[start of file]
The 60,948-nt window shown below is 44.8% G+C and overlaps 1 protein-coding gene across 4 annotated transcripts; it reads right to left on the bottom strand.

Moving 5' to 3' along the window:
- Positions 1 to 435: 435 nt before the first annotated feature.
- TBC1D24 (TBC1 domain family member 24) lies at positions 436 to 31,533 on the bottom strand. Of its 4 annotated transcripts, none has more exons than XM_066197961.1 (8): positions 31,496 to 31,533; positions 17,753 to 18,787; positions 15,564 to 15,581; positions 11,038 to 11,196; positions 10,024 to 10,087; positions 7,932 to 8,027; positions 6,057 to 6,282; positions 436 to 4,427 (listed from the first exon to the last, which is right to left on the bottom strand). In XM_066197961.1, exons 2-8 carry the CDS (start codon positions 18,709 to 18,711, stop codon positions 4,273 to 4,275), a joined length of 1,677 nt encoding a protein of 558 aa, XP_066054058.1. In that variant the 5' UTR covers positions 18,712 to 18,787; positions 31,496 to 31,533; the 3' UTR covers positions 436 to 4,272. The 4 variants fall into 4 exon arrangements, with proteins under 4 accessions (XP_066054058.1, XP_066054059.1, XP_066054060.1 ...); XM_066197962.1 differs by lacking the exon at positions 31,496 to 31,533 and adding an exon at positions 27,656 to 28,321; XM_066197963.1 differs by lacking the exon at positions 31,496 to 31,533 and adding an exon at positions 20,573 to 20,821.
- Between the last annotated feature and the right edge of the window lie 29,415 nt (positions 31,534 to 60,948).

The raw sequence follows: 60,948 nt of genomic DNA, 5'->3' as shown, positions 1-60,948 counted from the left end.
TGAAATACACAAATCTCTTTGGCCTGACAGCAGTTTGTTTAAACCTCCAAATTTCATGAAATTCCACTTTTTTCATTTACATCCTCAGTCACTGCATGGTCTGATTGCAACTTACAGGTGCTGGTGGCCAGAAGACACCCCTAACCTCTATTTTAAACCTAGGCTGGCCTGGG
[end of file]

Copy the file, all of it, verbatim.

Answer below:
The 60,948-nt window shown below is 44.8% G+C and overlaps 1 protein-coding gene across 4 annotated transcripts; it reads right to left on the bottom strand.

Moving 5' to 3' along the window:
- Positions 1 to 435: 435 nt before the first annotated feature.
- TBC1D24 (TBC1 domain family member 24) lies at positions 436 to 31,533 on the bottom strand. Of its 4 annotated transcripts, none has more exons than XM_066197961.1 (8): positions 31,496 to 31,533; positions 17,753 to 18,787; positions 15,564 to 15,581; positions 11,038 to 11,196; positions 10,024 to 10,087; positions 7,932 to 8,027; positions 6,057 to 6,282; positions 436 to 4,427 (listed from the first exon to the last, which is right to left on the bottom strand). In XM_066197961.1, exons 2-8 carry the CDS (start codon positions 18,709 to 18,711, stop codon positions 4,273 to 4,275), a joined length of 1,677 nt encoding a protein of 558 aa, XP_066054058.1. In that variant the 5' UTR covers positions 18,712 to 18,787; positions 31,496 to 31,533; the 3' UTR covers positions 436 to 4,272. The 4 variants fall into 4 exon arrangements, with proteins under 4 accessions (XP_066054058.1, XP_066054059.1, XP_066054060.1 ...); XM_066197962.1 differs by lacking the exon at positions 31,496 to 31,533 and adding an exon at positions 27,656 to 28,321; XM_066197963.1 differs by lacking the exon at positions 31,496 to 31,533 and adding an exon at positions 20,573 to 20,821.
- Between the last annotated feature and the right edge of the window lie 29,415 nt (positions 31,534 to 60,948).

The raw sequence follows: 60,948 nt of genomic DNA, 5'->3' as shown, positions 1-60,948 counted from the left end.
TGAAATACACAAATCTCTTTGGCCTGACAGCAGTTTGTTTAAACCTCCAAATTTCATGAAATTCCACTTTTTTCATTTACATCCTCAGTCACTGCATGGTCTGATTGCAACTTACAGGTGCTGGTGGCCAGAAGACACCCCTAACCTCTATTTTAAACCTAGGCTGGCCTGGG